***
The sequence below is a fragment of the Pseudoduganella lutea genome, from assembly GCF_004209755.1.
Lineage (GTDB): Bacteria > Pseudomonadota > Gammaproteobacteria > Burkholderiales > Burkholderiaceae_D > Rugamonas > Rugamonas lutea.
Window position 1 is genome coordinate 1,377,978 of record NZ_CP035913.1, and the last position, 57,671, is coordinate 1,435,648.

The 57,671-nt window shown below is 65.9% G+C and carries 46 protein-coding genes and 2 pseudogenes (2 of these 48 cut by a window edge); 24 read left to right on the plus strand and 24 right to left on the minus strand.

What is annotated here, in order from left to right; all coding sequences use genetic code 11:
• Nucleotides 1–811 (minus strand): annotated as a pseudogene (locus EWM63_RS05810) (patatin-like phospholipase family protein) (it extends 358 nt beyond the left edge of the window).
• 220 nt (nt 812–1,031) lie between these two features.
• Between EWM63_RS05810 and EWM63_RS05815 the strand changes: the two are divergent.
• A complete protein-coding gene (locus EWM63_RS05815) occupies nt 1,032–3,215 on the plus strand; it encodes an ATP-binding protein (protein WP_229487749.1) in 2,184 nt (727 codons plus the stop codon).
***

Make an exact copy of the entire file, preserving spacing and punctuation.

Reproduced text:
The sequence below is a fragment of the Pseudoduganella lutea genome, from assembly GCF_004209755.1.
Lineage (GTDB): Bacteria > Pseudomonadota > Gammaproteobacteria > Burkholderiales > Burkholderiaceae_D > Rugamonas > Rugamonas lutea.
Window position 1 is genome coordinate 1,377,978 of record NZ_CP035913.1, and the last position, 57,671, is coordinate 1,435,648.

The 57,671-nt window shown below is 65.9% G+C and carries 46 protein-coding genes and 2 pseudogenes (2 of these 48 cut by a window edge); 24 read left to right on the plus strand and 24 right to left on the minus strand.

What is annotated here, in order from left to right; all coding sequences use genetic code 11:
• Nucleotides 1–811 (minus strand): annotated as a pseudogene (locus EWM63_RS05810) (patatin-like phospholipase family protein) (it extends 358 nt beyond the left edge of the window).
• 220 nt (nt 812–1,031) lie between these two features.
• Between EWM63_RS05810 and EWM63_RS05815 the strand changes: the two are divergent.
• A complete protein-coding gene (locus EWM63_RS05815) occupies nt 1,032–3,215 on the plus strand; it encodes an ATP-binding protein (protein WP_229487749.1) in 2,184 nt (727 codons plus the stop codon).